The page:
Aurora kinases are key regulators of cell mitosis and have been implicated in the process of tumorigenesis. In recent years, the Aurora kinases have attracted much interest as promising targets for cancer treatment. Here we report on the roles of Aurora A and Aurora B kinases in clear cell renal cell carcinoma (ccRCC). Using genomewide expression array analysis of 174 patient samples of ccRCC, we found that expression levels of Aurora A and B were significantly elevated in ccRCC compared to normal kidney samples. High expression levels of Aurora A and Aurora B were significantly associated with advanced tumor stage and poor patient survival. Inhibition of Aurora kinase activity with the drug VX680 (also referred to as MK-0457) inhibited ccRCC cell growth in vitro and led to ccRCC cell accumulation in the G2/M phase and apoptosis. Growth of ccRCC xenograft tumors was also inhibited by VX680 treatment, accompanied by a reduction of tumor microvessel density. Analysis of endothelial cell lines demonstrated that VX680 inhibits endothelial cell growth with effects similar to that seen in ccRCC cells. Our findings suggest that VX680 inhibits the growth of ccRCC tumors by targeting the proliferation of both ccRCC tumor cells and tumor-associated endothelial cells. Aurora kinases and their downstream cell cycle proteins have an important role in ccRCC and may be potent prognostic markers and therapy targets for this disease.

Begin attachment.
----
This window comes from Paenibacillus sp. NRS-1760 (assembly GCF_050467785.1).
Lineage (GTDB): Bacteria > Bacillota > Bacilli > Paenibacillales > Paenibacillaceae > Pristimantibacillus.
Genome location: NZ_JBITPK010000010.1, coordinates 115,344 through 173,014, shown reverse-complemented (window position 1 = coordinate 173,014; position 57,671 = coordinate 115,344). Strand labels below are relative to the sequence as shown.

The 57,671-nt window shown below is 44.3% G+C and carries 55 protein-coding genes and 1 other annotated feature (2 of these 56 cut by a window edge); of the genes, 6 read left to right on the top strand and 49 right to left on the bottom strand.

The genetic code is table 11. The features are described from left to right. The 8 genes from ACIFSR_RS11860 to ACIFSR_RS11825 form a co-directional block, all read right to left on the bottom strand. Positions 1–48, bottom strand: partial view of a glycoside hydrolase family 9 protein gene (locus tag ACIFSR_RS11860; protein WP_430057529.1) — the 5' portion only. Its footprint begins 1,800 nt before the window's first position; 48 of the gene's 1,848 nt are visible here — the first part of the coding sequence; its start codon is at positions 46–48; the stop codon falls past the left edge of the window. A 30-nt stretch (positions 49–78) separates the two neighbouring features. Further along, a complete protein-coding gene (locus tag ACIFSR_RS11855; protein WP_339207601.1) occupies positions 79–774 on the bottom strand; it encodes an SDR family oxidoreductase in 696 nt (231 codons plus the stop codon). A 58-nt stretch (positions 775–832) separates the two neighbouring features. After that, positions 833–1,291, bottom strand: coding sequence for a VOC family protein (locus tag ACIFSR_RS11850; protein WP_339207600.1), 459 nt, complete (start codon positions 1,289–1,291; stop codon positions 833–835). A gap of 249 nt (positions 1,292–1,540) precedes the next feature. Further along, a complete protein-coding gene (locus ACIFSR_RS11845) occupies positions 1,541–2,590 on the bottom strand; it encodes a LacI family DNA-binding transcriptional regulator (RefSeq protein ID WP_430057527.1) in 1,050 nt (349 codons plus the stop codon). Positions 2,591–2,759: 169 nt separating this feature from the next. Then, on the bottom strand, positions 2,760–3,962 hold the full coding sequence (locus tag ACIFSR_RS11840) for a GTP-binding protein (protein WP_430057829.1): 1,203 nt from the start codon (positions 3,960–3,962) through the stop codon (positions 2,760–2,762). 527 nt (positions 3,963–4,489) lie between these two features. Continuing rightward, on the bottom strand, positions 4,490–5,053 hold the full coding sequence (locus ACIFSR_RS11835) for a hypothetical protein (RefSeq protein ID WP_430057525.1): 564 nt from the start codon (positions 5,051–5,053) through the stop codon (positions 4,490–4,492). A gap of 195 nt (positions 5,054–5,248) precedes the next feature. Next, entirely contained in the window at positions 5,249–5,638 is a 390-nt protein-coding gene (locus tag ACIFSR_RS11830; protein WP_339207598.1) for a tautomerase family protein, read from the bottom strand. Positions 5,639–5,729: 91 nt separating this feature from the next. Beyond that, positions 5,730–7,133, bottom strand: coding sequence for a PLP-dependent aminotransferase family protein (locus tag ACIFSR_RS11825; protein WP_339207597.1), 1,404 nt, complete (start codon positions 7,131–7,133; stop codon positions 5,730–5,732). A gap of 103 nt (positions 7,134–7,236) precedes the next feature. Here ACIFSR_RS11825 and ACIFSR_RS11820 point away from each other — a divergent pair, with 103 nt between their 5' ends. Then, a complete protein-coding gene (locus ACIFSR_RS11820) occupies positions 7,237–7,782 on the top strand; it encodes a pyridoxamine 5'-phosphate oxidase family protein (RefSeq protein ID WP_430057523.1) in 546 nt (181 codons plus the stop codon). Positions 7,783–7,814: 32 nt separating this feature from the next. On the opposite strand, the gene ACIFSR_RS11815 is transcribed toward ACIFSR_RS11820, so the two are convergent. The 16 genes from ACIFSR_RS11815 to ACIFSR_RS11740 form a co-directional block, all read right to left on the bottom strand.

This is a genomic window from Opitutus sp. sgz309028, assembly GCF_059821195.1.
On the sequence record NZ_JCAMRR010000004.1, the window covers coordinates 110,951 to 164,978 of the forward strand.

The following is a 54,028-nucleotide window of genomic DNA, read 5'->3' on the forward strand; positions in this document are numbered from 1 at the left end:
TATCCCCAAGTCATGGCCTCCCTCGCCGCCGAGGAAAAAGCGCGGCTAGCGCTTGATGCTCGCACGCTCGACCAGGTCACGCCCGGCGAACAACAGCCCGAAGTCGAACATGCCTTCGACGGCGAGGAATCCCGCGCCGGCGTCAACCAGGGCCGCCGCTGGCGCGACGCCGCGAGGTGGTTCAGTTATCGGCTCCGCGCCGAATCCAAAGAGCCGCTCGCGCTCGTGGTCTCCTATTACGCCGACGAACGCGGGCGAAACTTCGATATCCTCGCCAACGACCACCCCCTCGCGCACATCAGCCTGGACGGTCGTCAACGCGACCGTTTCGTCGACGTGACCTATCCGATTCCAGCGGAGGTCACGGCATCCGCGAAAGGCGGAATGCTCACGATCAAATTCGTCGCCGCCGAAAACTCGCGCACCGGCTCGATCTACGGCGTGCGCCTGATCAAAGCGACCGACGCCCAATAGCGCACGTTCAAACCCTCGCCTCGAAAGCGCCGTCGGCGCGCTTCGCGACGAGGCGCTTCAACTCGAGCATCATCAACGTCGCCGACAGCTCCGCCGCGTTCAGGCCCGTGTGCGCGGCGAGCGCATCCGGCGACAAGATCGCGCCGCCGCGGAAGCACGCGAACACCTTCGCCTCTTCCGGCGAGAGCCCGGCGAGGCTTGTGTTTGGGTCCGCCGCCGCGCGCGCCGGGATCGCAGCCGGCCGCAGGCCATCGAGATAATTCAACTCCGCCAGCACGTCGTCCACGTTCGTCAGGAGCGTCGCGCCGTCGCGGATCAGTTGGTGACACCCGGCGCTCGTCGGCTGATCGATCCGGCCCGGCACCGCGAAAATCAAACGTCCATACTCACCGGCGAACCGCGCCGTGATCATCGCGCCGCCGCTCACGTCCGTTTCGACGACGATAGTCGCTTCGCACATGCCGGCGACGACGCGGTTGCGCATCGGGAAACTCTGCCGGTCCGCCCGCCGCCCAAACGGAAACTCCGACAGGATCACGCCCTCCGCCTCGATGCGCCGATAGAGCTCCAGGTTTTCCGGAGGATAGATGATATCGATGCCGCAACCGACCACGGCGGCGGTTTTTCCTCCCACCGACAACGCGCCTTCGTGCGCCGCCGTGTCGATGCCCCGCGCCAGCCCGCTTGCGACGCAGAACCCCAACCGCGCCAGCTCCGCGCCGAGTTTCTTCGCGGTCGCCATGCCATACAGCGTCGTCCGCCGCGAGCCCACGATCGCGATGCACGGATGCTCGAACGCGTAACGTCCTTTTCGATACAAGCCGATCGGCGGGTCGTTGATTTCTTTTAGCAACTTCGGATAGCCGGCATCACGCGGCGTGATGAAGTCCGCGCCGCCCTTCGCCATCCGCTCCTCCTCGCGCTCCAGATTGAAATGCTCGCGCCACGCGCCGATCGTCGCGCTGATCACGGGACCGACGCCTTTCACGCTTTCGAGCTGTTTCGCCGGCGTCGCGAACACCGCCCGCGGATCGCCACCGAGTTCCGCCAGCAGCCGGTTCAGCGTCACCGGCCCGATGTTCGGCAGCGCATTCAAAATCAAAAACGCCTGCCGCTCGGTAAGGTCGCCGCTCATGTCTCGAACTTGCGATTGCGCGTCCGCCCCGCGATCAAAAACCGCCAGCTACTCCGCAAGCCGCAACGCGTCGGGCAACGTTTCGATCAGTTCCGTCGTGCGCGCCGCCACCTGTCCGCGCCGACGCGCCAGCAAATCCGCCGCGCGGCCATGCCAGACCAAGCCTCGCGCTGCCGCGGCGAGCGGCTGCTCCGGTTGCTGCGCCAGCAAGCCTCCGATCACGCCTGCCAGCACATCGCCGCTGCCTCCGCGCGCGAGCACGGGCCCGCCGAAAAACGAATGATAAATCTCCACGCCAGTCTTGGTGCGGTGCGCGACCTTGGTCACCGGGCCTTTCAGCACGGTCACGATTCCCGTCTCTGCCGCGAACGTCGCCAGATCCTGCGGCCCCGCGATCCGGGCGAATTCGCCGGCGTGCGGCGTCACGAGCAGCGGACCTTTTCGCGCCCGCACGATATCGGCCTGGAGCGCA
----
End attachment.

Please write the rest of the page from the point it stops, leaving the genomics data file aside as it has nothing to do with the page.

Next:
Aurora kinase; Aurora; renal cell carcinoma; VX680; MK-0457